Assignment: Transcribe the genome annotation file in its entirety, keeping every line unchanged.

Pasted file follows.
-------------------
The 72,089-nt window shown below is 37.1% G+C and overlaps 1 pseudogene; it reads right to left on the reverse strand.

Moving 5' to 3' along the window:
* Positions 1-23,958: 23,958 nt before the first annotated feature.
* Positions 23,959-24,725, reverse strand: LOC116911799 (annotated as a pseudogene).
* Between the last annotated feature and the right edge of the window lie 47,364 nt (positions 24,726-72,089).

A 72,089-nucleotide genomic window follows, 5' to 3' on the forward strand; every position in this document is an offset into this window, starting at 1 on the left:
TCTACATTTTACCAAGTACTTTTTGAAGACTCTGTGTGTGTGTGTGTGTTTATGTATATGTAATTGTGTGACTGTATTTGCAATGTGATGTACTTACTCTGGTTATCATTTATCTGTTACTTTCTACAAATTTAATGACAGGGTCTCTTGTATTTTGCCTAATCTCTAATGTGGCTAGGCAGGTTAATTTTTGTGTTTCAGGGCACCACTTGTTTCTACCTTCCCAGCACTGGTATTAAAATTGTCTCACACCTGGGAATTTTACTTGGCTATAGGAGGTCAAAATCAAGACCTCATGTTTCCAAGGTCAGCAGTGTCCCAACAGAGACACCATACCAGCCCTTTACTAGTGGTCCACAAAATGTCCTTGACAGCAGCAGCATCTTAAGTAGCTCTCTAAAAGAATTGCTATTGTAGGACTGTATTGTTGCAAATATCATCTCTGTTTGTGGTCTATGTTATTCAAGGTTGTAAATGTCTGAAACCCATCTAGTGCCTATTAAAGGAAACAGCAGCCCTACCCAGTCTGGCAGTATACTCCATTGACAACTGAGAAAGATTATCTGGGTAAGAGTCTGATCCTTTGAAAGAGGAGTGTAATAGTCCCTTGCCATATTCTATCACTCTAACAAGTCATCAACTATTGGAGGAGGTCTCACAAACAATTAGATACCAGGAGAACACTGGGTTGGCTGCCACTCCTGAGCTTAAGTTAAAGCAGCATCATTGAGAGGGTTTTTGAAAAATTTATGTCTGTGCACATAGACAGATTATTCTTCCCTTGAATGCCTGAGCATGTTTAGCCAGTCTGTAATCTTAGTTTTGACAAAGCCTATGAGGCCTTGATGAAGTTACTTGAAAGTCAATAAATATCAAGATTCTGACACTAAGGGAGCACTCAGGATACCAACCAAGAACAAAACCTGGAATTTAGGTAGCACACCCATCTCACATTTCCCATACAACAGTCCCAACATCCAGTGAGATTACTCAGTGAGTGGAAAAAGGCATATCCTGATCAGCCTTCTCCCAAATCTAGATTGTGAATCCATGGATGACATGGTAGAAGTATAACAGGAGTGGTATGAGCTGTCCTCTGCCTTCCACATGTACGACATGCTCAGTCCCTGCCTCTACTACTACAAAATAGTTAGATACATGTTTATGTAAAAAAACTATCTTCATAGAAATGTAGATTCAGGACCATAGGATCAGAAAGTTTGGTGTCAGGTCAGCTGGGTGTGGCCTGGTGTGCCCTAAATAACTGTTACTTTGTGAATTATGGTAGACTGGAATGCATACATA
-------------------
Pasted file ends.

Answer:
The 72,089-nt window shown below is 37.1% G+C and overlaps 1 pseudogene; it reads right to left on the reverse strand.

Moving 5' to 3' along the window:
* Positions 1-23,958: 23,958 nt before the first annotated feature.
* Positions 23,959-24,725, reverse strand: LOC116911799 (annotated as a pseudogene).
* Between the last annotated feature and the right edge of the window lie 47,364 nt (positions 24,726-72,089).

A 72,089-nucleotide genomic window follows, 5' to 3' on the forward strand; every position in this document is an offset into this window, starting at 1 on the left:
TCTACATTTTACCAAGTACTTTTTGAAGACTCTGTGTGTGTGTGTGTGTTTATGTATATGTAATTGTGTGACTGTATTTGCAATGTGATGTACTTACTCTGGTTATCATTTATCTGTTACTTTCTACAAATTTAATGACAGGGTCTCTTGTATTTTGCCTAATCTCTAATGTGGCTAGGCAGGTTAATTTTTGTGTTTCAGGGCACCACTTGTTTCTACCTTCCCAGCACTGGTATTAAAATTGTCTCACACCTGGGAATTTTACTTGGCTATAGGAGGTCAAAATCAAGACCTCATGTTTCCAAGGTCAGCAGTGTCCCAACAGAGACACCATACCAGCCCTTTACTAGTGGTCCACAAAATGTCCTTGACAGCAGCAGCATCTTAAGTAGCTCTCTAAAAGAATTGCTATTGTAGGACTGTATTGTTGCAAATATCATCTCTGTTTGTGGTCTATGTTATTCAAGGTTGTAAATGTCTGAAACCCATCTAGTGCCTATTAAAGGAAACAGCAGCCCTACCCAGTCTGGCAGTATACTCCATTGACAACTGAGAAAGATTATCTGGGTAAGAGTCTGATCCTTTGAAAGAGGAGTGTAATAGTCCCTTGCCATATTCTATCACTCTAACAAGTCATCAACTATTGGAGGAGGTCTCACAAACAATTAGATACCAGGAGAACACTGGGTTGGCTGCCACTCCTGAGCTTAAGTTAAAGCAGCATCATTGAGAGGGTTTTTGAAAAATTTATGTCTGTGCACATAGACAGATTATTCTTCCCTTGAATGCCTGAGCATGTTTAGCCAGTCTGTAATCTTAGTTTTGACAAAGCCTATGAGGCCTTGATGAAGTTACTTGAAAGTCAATAAATATCAAGATTCTGACACTAAGGGAGCACTCAGGATACCAACCAAGAACAAAACCTGGAATTTAGGTAGCACACCCATCTCACATTTCCCATACAACAGTCCCAACATCCAGTGAGATTACTCAGTGAGTGGAAAAAGGCATATCCTGATCAGCCTTCTCCCAAATCTAGATTGTGAATCCATGGATGACATGGTAGAAGTATAACAGGAGTGGTATGAGCTGTCCTCTGCCTTCCACATGTACGACATGCTCAGTCCCTGCCTCTACTACTACAAAATAGTTAGATACATGTTTATGTAAAAAAACTATCTTCATAGAAATGTAGATTCAGGACCATAGGATCAGAAAGTTTGGTGTCAGGTCAGCTGGGTGTGGCCTGGTGTGCCCTAAATAACTGTTACTTTGTGAATTATGGTAGACTGGAATGCATACATA